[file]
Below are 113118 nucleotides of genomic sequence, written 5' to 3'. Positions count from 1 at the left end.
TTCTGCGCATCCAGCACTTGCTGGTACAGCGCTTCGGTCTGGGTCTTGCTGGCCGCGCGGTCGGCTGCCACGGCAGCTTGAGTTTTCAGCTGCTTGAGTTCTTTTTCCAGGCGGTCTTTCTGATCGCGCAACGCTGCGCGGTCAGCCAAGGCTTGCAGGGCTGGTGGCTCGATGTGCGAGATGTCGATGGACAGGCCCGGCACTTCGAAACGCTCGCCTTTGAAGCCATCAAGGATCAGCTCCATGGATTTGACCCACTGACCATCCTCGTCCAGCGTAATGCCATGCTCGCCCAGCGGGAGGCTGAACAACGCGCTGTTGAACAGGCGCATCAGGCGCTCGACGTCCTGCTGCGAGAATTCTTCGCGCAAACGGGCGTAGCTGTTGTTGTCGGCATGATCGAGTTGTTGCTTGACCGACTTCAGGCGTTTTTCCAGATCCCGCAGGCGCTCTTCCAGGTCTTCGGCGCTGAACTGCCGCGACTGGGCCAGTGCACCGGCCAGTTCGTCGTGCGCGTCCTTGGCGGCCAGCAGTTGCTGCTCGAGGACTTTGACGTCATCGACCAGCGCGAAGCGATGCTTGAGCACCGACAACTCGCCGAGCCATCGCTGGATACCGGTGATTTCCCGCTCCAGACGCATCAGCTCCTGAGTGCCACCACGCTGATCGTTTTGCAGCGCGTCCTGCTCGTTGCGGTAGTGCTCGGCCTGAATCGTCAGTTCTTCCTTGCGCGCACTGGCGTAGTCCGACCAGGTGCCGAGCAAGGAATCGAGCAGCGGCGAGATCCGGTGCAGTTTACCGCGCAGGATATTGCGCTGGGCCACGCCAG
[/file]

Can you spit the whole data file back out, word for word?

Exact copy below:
Below are 113118 nucleotides of genomic sequence, written 5' to 3'. Positions count from 1 at the left end.
TTCTGCGCATCCAGCACTTGCTGGTACAGCGCTTCGGTCTGGGTCTTGCTGGCCGCGCGGTCGGCTGCCACGGCAGCTTGAGTTTTCAGCTGCTTGAGTTCTTTTTCCAGGCGGTCTTTCTGATCGCGCAACGCTGCGCGGTCAGCCAAGGCTTGCAGGGCTGGTGGCTCGATGTGCGAGATGTCGATGGACAGGCCCGGCACTTCGAAACGCTCGCCTTTGAAGCCATCAAGGATCAGCTCCATGGATTTGACCCACTGACCATCCTCGTCCAGCGTAATGCCATGCTCGCCCAGCGGGAGGCTGAACAACGCGCTGTTGAACAGGCGCATCAGGCGCTCGACGTCCTGCTGCGAGAATTCTTCGCGCAAACGGGCGTAGCTGTTGTTGTCGGCATGATCGAGTTGTTGCTTGACCGACTTCAGGCGTTTTTCCAGATCCCGCAGGCGCTCTTCCAGGTCTTCGGCGCTGAACTGCCGCGACTGGGCCAGTGCACCGGCCAGTTCGTCGTGCGCGTCCTTGGCGGCCAGCAGTTGCTGCTCGAGGACTTTGACGTCATCGACCAGCGCGAAGCGATGCTTGAGCACCGACAACTCGCCGAGCCATCGCTGGATACCGGTGATTTCCCGCTCCAGACGCATCAGCTCCTGAGTGCCACCACGCTGATCGTTTTGCAGCGCGTCCTGCTCGTTGCGGTAGTGCTCGGCCTGAATCGTCAGTTCTTCCTTGCGCGCACTGGCGTAGTCCGACCAGGTGCCGAGCAAGGAATCGAGCAGCGGCGAGATCCGGTGCAGTTTACCGCGCAGGATATTGCGCTGGGCCACGCCAG